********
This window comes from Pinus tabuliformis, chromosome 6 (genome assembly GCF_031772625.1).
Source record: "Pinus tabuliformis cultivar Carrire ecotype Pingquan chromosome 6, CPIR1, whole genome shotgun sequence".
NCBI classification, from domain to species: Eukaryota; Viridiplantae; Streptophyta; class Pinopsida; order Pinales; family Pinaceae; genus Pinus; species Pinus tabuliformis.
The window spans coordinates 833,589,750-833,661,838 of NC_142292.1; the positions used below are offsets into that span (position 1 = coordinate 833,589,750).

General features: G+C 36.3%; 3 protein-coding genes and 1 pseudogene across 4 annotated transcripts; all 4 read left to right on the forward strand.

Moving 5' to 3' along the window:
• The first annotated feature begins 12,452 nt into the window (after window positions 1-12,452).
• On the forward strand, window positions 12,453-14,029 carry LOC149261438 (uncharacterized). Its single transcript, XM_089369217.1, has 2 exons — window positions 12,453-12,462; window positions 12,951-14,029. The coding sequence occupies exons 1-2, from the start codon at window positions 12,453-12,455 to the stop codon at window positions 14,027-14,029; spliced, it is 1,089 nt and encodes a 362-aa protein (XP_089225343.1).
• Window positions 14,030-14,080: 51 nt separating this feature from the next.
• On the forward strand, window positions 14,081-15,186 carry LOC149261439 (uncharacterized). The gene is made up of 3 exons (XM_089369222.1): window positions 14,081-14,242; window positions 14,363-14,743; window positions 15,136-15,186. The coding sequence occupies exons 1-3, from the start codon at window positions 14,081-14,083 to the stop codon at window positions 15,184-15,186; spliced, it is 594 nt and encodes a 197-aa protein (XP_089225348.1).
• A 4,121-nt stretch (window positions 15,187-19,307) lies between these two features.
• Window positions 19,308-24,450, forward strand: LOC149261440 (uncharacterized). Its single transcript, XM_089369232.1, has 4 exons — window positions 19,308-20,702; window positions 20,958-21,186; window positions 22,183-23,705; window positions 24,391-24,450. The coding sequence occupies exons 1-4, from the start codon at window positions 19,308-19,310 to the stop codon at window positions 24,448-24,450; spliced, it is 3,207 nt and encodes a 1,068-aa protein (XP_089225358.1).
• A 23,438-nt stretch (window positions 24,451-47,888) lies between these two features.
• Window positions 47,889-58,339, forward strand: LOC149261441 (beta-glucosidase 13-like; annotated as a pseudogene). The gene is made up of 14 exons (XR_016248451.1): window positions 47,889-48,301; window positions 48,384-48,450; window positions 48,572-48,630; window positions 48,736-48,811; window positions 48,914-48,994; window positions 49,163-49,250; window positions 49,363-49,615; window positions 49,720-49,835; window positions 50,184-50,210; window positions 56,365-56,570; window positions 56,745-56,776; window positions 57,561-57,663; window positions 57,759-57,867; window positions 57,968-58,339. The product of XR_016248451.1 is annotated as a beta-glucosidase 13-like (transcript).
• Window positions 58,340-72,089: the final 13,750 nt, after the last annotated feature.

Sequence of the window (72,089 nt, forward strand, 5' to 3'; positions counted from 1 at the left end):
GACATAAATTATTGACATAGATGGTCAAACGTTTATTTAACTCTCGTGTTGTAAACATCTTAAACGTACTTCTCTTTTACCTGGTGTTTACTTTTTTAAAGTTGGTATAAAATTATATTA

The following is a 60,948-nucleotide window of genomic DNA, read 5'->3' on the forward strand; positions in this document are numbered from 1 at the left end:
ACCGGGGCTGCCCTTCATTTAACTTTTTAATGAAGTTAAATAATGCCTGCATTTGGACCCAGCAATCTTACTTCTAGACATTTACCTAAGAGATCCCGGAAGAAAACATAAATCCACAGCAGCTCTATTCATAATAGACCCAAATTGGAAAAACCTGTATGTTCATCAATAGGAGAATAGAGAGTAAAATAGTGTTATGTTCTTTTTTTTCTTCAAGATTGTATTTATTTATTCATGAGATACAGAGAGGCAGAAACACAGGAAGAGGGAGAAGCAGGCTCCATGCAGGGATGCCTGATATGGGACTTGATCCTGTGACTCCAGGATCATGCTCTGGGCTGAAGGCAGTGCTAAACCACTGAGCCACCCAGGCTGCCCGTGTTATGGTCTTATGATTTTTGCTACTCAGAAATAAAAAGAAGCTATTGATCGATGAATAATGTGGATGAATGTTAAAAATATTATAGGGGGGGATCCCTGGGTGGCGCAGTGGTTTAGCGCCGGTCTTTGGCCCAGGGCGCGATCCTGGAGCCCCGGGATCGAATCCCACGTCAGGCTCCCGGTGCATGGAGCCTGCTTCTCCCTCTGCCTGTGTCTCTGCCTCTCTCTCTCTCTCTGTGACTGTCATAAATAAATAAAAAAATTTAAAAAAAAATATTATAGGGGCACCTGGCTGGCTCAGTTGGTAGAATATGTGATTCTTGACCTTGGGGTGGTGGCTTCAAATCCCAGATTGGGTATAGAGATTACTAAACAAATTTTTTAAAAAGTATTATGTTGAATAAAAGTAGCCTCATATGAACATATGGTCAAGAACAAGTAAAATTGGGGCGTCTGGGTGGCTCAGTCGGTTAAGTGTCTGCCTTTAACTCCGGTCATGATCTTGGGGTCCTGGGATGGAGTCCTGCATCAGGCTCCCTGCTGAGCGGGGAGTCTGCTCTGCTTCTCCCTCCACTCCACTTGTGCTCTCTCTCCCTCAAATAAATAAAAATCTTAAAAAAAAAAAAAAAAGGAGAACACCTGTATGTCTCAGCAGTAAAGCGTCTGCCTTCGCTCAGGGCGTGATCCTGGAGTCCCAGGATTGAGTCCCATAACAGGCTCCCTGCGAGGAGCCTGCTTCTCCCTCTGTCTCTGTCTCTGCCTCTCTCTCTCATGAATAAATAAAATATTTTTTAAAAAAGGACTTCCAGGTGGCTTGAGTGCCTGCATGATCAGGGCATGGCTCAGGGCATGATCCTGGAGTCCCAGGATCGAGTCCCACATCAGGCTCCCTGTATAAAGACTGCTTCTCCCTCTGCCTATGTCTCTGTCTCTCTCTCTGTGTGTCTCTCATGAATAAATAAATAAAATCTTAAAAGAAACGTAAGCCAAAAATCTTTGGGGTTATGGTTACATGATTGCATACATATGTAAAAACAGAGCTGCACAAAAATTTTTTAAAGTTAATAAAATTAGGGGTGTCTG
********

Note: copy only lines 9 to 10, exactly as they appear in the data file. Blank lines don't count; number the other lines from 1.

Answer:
• Window positions 14,030-14,080: 51 nt separating this feature from the next.
• On the forward strand, window positions 14,081-15,186 carry LOC149261439 (uncharacterized). The gene is made up of 3 exons (XM_089369222.1): window positions 14,081-14,242; window positions 14,363-14,743; window positions 15,136-15,186. The coding sequence occupies exons 1-3, from the start codon at window positions 14,081-14,083 to the stop codon at window positions 15,184-15,186; spliced, it is 594 nt and encodes a 197-aa protein (XP_089225348.1).